What Does China Law Say about Anti-Discrimination in Workplaces?

September 10, 202012:44 pm242 views
What Does China Law Say about Anti-Discrimination in Workplaces?
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The rules on anti-discrimination in China can be found on several various laws and regulations, such as the Labor Law of the People’s Republic of China and the Law of the People’s Republic of China on Promotion of Employment. However, these rules are very general and impractical and do not specify what discrimination is, how to determine its existence, how to allocate the burden of proof in establishing it, as well as what liability should be imposed.

According to the Law of the People’s Republic of China on Promotion of Employment and the Regulations on Employment Service and Employment Management amended by the MOHRSS, when recruiting new employees, employers should not discriminate against female employees, ethnic minority workers, disabled people, and rural workers. Employers should not refuse to employ a job candidate on the basis that he or she is a carrier of any infectious pathogen unless otherwise provided by laws and regulations. Particularly, an employer is forbidden to include provisions in its labour contracts or internal regulations restricting female employees’ right to marry and reproduce. If a female employee believes her right to marry or give birth has been violated, the employee might bring a case before the court and even seek compensation. 

Protections Against Harassment  

Harassment in China is mainly addressed as sexual harassment in its legislation. The 2005 Law of the People’s Republic of China on the Protection of Women’s Rights and Interests explicitly states that “sexual harassment against women is banned. The female victims shall have the right to file complaints with the units where they work and the departments concerned.” The Special Rules on the Labor Protection of Female Employees issued by the State Council in 2012 provides that “Employers shall prevent and prohibit the sexual harassment of female employees in their workplaces.” However, neither of the two laws includes a clear definition of “sexual harassment” nor contains specific employer duties to prevent and prohibit sexual harassment.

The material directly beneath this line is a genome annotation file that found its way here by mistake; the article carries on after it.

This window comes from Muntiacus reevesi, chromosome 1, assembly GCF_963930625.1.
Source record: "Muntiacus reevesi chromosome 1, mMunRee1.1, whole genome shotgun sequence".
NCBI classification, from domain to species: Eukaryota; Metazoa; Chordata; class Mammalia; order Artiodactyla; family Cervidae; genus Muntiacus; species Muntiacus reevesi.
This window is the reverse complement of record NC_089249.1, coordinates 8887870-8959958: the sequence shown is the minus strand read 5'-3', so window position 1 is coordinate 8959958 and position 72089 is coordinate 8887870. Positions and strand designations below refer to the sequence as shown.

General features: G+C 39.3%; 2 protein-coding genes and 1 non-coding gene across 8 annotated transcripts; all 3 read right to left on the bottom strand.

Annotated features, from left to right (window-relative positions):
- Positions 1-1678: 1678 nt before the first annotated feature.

See also: HR Guide to Employment Contract in China 

Employer’s Obligation to Provide Reasonable Accommodations  

Under the Law of the People’s Republic of China on the Protection of Disabled People, employers should provide disabled employees with appropriate working conditions and labour protection, and make appropriate modifications to the working place, equipment and living facilities. 

Sanctions  

Employers who violate laws regulating sexual harassment might only be punished under tort law or criminal law. In 2008, a human resource manager in Chengdu was sentenced to five months’ criminal detention for harassment of a female employee. This was the first sexual harassment case, in which the defendant received criminal sanctions. Compared to many other countries, the harassment legislation in China is relatively new. Apart from tort liabilities and criminal penalties, PRC law does not impose other duties on employers or employees. 

In addition, employment discrimination could be litigated according to PRC Labor Law, PRC Employment Promotion Law and PRC Tort Liability Law. In 2017, in one discrimination case, the company put an employee on paid leave due to the fact that the employee was diagnosed as infected by HIV and the company was finally ruled by the court to allow the employee to resume work at the original position. However, employment discrimination cases are rare in China because under current legislation, it is difficult to adduce evidence and there are no comprehensive remedies for employment discrimination violations. 

Further recommendations  

The PRC laws and regulations on employment discrimination do not specifically prescribe any detailed restriction in respects of quotas, diversity or affirmative action. But employers in China are in fact encouraged to employ a certain proportion of disabled employees and provide them with appropriate types of work and positions. Where the employer fails to employ enough disabled employees at a certain proportion of the whole staff as required by the local government, such employer shall be obligated to contribute to the Disabled Person Employment Security Fund on an annual basis. 

The annual contribution amount for the Fund = (the number of total employees in last year × the proportion of disabled employees required by local government – the number of disabled employees retained in last year) × the employee average annual wage in the last year. The Fund is established and committed to improve employment opportunities for disabled individuals and protect their legitimate interests in dealings with different employers. In practice, from an economic perspective, big companies usually choose to retain a satisfactory percentage of disabled employees so that the companies will be exempt from contributing to the Fund. In addition, pursuant to the PRC Regional Autonomy Law, employers in national autonomous regions are expected to give priority to candidates with minority ethnicity when conducting recruitment.

Read also: Employee Data Security and Protection in China